05-28-2012 11:29 PM
I'm having trouble finding a secure coding guide for Blackberry.
I did not find anything on Amazon. My Google-fu is also failing me, with lots of irrelevant hits for "secure coding guide site:blackberry.com" and "blackberry secure coding guide".
Would anyone be able to point me to a document for recommendations? I'm especially interested in application and platform specific information.
05-29-2012 01:15 AM
Welcome to forums,
I think this link will helps you,
05-29-2012 04:04 AM
I am not aware of a Guide specifically relating to security, as the BlackBerry Java platform is secure by design. What sort of information would you expect to find in this Guide?
05-29-2012 02:26 PM - edited 05-29-2012 03:28 PM
I am not aware of a Guide specifically relating to security, as the BlackBerry Java platform is secure by design.
I've read that in the literature, too. Often times, its easy to piece together secure components so the resulting system is insecure. Poorly implemented authenticated encryption comes to mind, as does negative interactions with file systems due to caching/journaling and SSD/NAND Flash behavior.
What sort of information would you expect to find in this Guide?
I would expect to find information similar to other guides for using platforms, including Microsoft's Writing Secure Code, Apple's Secure Coding Guide, David Wheeler's Secure Programming HOWTO for Unix and Linux, Jeff Six's Application Security for the Android Platform, or Graham Lee's Cocoa Application Security.
As a concrete example, suppose I have a web based application. I'm concerned about CA failures (Diginotar, Trustwave, et al) and governmental strong-arming of RIM (United Arab Emirates, et al), so I want to pin my certificates. How does one do so under Blackberry's platform?
As another example, suppose I hand craft my byte codes so I gain access to otherwise private inner classes. What measures does Blackberry have in place to keep me from violating the platform? Perhaps they have none, so what tricks can I perform?
As another example, Siri is dangerous on iPhones because it sends data to Apple, which has obscene Terms of Service and can do anything with your data it would like. Additionally, if Apple looses your data or provides it to law enforcement under a request, Apple does not have to make you whole. This begs the question, what does RIM do with Vingo data?
As yet another example, what is the application life cycle of a Blackberry process, and how is one supposed to securely handle state changes such as losing the foreground? It was not readily apparent to me from http://www.blackberry.com/developers/docs/5.0.0api
I see there is a native NDK available for Blackberry 10 (in beta at the moment). I'm also interested in seeing what measures should be taken to harden an application from adverse interactions between managed and un-managed code. Immediately, Matt Bishop and TOCTOUs come to mind down at the native level.
For what its worth, I don't care about Infrastructure since its totally insecure and controlled by my adversaries - for example, CALEA and https://www.eff.org/issues/nsa-spying. I always take proactive measures assuming infrastructure is compromised.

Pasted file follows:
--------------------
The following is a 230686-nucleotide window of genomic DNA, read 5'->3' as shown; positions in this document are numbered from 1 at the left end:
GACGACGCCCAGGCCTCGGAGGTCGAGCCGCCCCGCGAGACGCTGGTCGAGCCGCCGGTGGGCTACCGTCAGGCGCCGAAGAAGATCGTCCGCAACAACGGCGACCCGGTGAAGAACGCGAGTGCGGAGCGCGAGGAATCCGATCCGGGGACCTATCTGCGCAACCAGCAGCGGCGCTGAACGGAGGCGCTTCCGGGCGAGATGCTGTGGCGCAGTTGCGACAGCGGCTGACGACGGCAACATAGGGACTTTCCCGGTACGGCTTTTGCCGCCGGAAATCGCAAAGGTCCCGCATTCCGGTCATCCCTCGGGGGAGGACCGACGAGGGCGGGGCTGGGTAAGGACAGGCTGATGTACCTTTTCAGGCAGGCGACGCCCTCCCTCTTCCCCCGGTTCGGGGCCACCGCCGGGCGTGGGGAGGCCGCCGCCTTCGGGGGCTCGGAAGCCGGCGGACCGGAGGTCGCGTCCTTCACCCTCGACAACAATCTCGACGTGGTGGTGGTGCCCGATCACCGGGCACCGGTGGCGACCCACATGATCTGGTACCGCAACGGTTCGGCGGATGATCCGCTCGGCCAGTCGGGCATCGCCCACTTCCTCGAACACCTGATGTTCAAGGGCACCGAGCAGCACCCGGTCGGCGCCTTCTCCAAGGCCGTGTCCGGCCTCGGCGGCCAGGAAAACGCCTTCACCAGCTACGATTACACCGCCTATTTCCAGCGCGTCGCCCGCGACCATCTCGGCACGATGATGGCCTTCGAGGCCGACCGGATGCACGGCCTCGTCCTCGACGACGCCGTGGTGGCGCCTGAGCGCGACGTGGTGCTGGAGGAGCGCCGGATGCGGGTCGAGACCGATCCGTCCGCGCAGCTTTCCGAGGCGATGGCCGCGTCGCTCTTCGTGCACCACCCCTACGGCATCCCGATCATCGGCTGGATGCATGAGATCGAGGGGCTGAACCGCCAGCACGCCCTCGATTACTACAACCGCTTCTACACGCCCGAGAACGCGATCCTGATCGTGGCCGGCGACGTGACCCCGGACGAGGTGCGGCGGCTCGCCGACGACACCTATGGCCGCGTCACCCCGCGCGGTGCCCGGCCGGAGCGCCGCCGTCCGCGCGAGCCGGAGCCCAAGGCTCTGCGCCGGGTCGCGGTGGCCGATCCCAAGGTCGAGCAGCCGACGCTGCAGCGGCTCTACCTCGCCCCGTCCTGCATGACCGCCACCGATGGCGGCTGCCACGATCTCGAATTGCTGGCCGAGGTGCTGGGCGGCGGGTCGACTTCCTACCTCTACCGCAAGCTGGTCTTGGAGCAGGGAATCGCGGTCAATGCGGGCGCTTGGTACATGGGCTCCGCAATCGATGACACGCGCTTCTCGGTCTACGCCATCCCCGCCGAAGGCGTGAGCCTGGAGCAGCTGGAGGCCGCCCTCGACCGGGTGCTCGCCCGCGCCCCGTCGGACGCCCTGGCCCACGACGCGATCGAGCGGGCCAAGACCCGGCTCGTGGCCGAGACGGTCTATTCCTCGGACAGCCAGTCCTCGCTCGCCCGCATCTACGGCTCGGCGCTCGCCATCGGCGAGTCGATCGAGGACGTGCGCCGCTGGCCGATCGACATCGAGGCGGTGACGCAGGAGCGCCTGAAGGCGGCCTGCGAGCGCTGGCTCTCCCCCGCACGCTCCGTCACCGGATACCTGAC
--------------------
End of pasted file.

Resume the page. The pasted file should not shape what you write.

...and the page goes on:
As you can see, there's a lot to this stuff, and its easy to do things insecurely
05-29-2012 04:23 PM
Not an area of expertise, and I can only talk about the Java environment, but my initial reaction is that you can actually design your application and then secure the individual pats and be confident that the BlackBerry is taking case of the rest.
Remember that the only APIs available to developers are Java, and each Java application runs sand-boxed, so unless you are on friendly terms with another application, the running portions of that application are untouchable.
Working through your other concerns, of course the Blackberry offers HTTPS communication with protected keyStores, and of course if you want to encrypt the data yourself as well, the encryption algorithms are baked in. Strong arming and CA failures are not RIM specific, so if you are concerned about these, I guess you code as you would on any other platform, or in your Browser Application.
And significantly for the corporate users, if you are writing applications for a corporate BlackBerry, communication between the corporate BlackBerry and the associated corporate Server is AES 256 bit encrypted.
As noted, even if you could hand craft byte codes, you are not going to get access to executing Objects in RAM. You might want to have a go at the persisted Objects in Flash, but if the developer is worried about these, then they can use the Controlled Access approach so that the BlackBerry will automatically encrypt these. So I can't see anyone going to the trouble to do this.
There is similar mechanism available for files on the SD card, to the extent that the files are only actually readable in the original BlackBerry device.
I don't understand your concern about the state changes. How does a state change make the application less secure?
Anyway, in summary, from what I know, if you pay attention to the parts of your application that are potentially exposed to the outside world, you can be confident that the infrastructure will take care of the rest.
Regarding things like Viigo, email or BlackBerry Messenger, these are beyond our control as application developers aren't they? Why would the implementation of an external program, which our application does not interact with, effect how we write our applications? I'm not sure why we need to discuss these in the context of a secure coding guide.
Anyway, I am aware that this will not satisfy you, but honestly, I recommend that you give coding a go and then figure out how to break into your own program. I think you will be surprised how hard it is.
BlackBerry 10 is a different world with completely different implications, I suggest you ask the question on the forum specific to that: